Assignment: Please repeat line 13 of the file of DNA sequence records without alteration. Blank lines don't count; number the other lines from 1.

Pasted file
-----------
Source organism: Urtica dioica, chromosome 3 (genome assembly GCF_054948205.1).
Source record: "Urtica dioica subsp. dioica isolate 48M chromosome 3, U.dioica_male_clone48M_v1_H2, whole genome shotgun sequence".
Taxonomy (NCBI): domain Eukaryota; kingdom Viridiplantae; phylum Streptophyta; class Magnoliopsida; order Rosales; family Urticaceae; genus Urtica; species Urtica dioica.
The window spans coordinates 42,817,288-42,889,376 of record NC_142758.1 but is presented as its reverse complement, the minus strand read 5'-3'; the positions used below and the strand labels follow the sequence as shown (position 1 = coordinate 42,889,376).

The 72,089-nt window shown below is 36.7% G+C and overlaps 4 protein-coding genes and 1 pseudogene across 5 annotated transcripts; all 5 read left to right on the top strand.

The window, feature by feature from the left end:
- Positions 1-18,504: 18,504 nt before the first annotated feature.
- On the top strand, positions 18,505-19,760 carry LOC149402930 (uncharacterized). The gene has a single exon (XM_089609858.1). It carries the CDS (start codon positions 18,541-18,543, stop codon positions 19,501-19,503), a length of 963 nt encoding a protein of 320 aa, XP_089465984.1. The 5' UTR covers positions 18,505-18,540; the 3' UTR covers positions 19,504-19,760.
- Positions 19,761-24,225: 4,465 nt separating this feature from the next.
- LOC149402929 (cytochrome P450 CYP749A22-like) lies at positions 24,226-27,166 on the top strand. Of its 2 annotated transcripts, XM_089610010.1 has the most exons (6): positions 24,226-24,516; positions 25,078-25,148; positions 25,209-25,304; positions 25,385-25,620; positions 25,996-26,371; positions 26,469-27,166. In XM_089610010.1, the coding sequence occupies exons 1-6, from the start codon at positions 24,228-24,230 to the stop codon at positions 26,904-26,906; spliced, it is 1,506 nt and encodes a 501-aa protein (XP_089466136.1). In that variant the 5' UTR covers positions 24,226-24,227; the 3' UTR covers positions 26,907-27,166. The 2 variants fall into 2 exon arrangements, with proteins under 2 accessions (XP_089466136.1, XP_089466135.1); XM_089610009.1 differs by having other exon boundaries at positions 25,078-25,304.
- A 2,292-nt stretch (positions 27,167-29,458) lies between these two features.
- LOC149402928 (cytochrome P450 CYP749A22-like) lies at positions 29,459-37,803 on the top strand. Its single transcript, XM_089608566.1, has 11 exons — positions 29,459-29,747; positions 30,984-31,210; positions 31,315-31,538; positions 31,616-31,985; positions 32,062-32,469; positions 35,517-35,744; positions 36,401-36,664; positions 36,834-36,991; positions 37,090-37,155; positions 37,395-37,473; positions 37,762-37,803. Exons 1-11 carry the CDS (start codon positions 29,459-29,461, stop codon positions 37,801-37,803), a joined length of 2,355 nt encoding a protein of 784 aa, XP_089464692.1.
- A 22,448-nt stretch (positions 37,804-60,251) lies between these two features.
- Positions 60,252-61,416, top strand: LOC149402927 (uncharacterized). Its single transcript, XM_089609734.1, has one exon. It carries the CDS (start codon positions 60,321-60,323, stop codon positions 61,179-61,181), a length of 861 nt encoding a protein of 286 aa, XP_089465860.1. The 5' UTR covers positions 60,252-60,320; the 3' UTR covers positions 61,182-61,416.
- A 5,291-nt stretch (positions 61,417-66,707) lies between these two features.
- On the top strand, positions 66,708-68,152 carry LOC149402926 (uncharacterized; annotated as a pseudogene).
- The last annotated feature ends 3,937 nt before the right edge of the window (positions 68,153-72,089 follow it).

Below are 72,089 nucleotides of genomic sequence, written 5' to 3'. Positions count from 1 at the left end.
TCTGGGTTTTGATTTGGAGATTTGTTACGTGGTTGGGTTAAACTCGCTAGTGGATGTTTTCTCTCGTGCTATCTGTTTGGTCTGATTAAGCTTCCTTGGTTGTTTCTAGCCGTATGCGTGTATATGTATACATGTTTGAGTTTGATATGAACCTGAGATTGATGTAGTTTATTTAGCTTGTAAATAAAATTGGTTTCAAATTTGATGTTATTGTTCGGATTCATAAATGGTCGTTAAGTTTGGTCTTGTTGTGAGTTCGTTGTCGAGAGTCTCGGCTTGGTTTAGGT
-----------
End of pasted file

- A 22,448-nt stretch (positions 37,804-60,251) lies between these two features.